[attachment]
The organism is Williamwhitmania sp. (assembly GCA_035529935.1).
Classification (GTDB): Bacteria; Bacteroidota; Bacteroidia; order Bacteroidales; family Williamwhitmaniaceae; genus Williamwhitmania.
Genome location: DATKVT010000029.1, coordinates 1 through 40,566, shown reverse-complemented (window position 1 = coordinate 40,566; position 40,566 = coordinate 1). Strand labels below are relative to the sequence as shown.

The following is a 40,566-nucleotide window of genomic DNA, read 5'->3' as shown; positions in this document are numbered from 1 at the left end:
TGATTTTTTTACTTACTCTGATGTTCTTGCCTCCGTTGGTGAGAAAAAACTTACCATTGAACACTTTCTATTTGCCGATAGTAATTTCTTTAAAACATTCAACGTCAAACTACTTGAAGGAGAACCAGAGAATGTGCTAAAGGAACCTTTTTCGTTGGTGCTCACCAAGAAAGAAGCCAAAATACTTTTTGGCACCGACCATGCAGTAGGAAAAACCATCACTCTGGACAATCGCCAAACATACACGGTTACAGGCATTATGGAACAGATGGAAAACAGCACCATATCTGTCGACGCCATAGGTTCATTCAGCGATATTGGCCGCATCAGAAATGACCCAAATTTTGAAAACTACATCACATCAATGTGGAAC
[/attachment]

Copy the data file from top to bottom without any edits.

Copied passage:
The organism is Williamwhitmania sp. (assembly GCA_035529935.1).
Classification (GTDB): Bacteria; Bacteroidota; Bacteroidia; order Bacteroidales; family Williamwhitmaniaceae; genus Williamwhitmania.
Genome location: DATKVT010000029.1, coordinates 1 through 40,566, shown reverse-complemented (window position 1 = coordinate 40,566; position 40,566 = coordinate 1). Strand labels below are relative to the sequence as shown.

The following is a 40,566-nucleotide window of genomic DNA, read 5'->3' as shown; positions in this document are numbered from 1 at the left end:
TGATTTTTTTACTTACTCTGATGTTCTTGCCTCCGTTGGTGAGAAAAAACTTACCATTGAACACTTTCTATTTGCCGATAGTAATTTCTTTAAAACATTCAACGTCAAACTACTTGAAGGAGAACCAGAGAATGTGCTAAAGGAACCTTTTTCGTTGGTGCTCACCAAGAAAGAAGCCAAAATACTTTTTGGCACCGACCATGCAGTAGGAAAAACCATCACTCTGGACAATCGCCAAACATACACGGTTACAGGCATTATGGAACAGATGGAAAACAGCACCATATCTGTCGACGCCATAGGTTCATTCAGCGATATTGGCCGCATCAGAAATGACCCAAATTTTGAAAACTACATCACATCAATGTGGAAC